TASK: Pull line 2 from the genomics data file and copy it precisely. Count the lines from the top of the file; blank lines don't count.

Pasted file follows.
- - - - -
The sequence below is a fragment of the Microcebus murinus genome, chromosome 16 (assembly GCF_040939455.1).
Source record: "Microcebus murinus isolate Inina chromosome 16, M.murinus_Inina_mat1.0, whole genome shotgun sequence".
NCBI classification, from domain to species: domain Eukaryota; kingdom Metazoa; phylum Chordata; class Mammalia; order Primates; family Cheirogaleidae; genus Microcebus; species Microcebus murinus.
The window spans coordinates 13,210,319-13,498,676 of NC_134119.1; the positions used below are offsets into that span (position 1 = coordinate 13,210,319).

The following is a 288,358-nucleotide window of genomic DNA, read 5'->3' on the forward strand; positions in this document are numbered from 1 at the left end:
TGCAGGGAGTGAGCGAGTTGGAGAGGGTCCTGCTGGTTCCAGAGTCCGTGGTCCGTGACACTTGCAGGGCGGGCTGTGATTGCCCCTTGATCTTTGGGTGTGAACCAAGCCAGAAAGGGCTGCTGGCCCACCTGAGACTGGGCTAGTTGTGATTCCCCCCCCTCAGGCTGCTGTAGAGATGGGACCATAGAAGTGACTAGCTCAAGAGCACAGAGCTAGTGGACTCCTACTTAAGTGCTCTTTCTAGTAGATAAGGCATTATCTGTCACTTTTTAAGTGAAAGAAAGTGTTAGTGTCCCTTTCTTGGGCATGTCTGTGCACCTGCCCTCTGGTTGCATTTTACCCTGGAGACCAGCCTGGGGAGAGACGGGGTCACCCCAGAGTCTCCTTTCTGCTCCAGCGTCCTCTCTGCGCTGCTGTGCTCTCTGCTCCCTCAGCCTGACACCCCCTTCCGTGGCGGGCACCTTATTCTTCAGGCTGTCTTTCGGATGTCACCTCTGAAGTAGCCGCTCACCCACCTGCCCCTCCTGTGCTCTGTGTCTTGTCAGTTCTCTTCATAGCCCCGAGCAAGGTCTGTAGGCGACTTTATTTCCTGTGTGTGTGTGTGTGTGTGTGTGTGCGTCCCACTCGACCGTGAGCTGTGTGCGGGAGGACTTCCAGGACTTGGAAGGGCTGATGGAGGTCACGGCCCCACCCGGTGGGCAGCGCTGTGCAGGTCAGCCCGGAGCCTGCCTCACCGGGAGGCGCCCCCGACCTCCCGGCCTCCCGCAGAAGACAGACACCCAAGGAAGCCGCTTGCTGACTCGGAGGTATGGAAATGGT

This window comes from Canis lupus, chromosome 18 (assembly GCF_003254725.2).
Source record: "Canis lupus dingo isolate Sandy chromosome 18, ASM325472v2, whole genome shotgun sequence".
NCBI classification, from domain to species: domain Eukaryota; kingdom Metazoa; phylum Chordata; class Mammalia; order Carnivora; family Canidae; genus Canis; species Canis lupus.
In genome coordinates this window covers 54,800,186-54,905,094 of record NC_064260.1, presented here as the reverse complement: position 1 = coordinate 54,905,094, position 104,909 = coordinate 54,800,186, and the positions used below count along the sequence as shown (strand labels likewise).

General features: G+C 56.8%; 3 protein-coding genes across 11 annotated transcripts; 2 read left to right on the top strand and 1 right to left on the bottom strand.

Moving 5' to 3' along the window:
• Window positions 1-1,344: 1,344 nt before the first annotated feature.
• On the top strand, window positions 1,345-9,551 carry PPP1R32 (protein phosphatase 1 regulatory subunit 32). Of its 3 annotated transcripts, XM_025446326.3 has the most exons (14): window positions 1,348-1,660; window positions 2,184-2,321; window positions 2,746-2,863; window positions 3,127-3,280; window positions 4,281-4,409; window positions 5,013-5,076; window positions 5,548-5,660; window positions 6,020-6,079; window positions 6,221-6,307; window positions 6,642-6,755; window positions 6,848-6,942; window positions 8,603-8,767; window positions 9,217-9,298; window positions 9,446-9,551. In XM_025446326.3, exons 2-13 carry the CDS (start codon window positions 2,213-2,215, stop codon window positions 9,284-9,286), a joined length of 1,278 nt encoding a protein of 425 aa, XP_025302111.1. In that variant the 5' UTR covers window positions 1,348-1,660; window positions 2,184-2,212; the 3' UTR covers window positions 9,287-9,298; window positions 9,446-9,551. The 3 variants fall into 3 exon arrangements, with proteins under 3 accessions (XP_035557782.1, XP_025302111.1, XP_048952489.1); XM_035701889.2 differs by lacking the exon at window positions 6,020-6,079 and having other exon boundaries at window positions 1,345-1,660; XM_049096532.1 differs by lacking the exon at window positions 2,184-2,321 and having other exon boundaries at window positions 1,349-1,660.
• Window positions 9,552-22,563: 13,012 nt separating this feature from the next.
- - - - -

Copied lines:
Source record: "Microcebus murinus isolate Inina chromosome 16, M.murinus_Inina_mat1.0, whole genome shotgun sequence".